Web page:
Google's Murky Motorola Plans
Google no doubt has a vision for its acquisition, but executing on it may be more difficult than many realize, warned Azita Arvani of the Arvani Group. "Google's Android platform in the mobile world is like Microsoft's Windows platform in the PC world. If you are a Microsoft, you don't want to start making laptops. It is a dangerous game. With or without a Chinese wall separating Android team from Motorola Mobility, it is hard to rationalize it to your hardware partners."
Google's US$12.5 billion acquisition of Motorola Mobility has been characterized, so far, by a few simple and overarching story lines: Will it be approved by U.S. and European regulatory authorities? Ditto for other countries' legal infrastructure, such as China.
Will complaints from competitors such as Apple lead the European Commission to start focusing right out of the gate on how Google is using and -- according to competitors -- abusing its new patent portfolio?
Indeed, that latter point is the overarching theme of the pending acquisition: The reason Google is believed to have sought out this portfolio was to better arm itself for the patent wars that have broken out among mobile companies with Motorola Mobility's 17,000-rich patent portfolio.
Little attention has been paid to the specifics of how that will work, though, as a Wall Street Journal article pointed out this week. Also, virtually no attention has been paid to other elements of Motorola Mobility, such as its manufacturing ecosystem spread across 97 countries. What of it? And what of the OEM manufacturers that use Android and that could theoretically wind up competing with a Google-manufactured device, if that is what Google plans to do?
Waiting on China
As these questions get asked, it is important to remember that the acquisition is not a done deal yet, Google spokesperson Niki Fenwick told the E-Commerce Times.
"We continue to await regulatory approval in China and to work closely with regulators," she said.
There are other legal dragons Google has to slay, such as competitors' claims that licensing Motorola Mobility's patents will be horribly expensive.
"Since we announced our agreement to acquire Motorola Mobility last August, we've heard questions about whether Motorola Mobility's standard-essential patents will continue to be licensed on fair, reasonable, and non-discriminatory terms once we've closed this transaction," she said, "The answer is simple: They will."
As for what a Google bolstered by Motorola Mobility's acquisition will do, she offered this: "Google and Motorola Mobility together will enhance competition in mobile computing, offering consumers faster innovation and a wider range of choices."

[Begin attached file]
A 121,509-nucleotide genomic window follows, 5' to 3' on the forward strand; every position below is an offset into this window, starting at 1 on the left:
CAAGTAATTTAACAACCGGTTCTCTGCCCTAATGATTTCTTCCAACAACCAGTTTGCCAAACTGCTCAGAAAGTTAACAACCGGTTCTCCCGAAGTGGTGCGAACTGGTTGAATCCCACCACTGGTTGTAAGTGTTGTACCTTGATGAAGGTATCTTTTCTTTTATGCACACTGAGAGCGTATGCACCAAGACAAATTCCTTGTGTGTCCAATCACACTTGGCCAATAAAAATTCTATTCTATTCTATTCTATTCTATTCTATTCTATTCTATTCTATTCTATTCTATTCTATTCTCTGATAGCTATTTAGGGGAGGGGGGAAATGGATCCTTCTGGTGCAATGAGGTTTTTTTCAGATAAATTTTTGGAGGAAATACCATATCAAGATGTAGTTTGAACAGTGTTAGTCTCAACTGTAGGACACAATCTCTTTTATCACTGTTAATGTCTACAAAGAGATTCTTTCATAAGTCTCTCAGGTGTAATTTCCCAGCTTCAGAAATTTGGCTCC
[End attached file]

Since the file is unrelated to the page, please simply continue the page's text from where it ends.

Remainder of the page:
The Manufacturing Piece
Fine, but exactly how will Google and Motorola accomplish that? The point raised in the Wall Street Journal article -- Motorola Mobility's manufacturing prowess will be hard for Google to overlook -- is indeed worth contemplating.
To date, Google's business model with Android has worked very well. If Google wants to leverage Motorola Mobility's manufacturing infrastructure to build its own device, it will have to do some fancy footwork.
Google is entirely capable of such a balancing act, as well as taking on a completely new business model based on manufacturing, according to Mehdi Noorbaksh, associate professor at Harrisburg University of Science and Technology.
"Almost always companies -- and certainly with Google, when an acquisition of this size is made -- they know exactly what their goals are and how they plan to reach them," he told the E-Commerce Times.
A Delicate Line
Google no doubt has a vision for its acquisition, but executing on it may be more difficult than many realize, warned Azita Arvani of the Arvani Group.
"Google's Android platform in the mobile world is like Microsoft's Windows platform in the PC world," she told the E-Commerce Times. "If you are a Microsoft, you don't want to start making laptops.
"It is a dangerous game," she continued. "With or without a Chinese wall separating Android team from Motorola Mobility, it is hard to rationalize it to your hardware partners, who by the way, are already pressured to differentiate themselves from the rest of the Android pack."
A Device Company vs. a Software Company
Also, running a device company is fundamentally a different business from running an Internet company, she pointed out.
Again Microsoft is an apt comparison. It bought WebTV and drove that to the ground. It bought Danger, which made SideKick mobile phones, and that failed, Arvani said.
"Google needs to communicate a reasonable and consistent Motorola Mobility strategy to the market," she said. "Buying Motorola Mobility to get the patents to defend Android and its partners is understandable. But the plans for the rest of Motorola are still murky."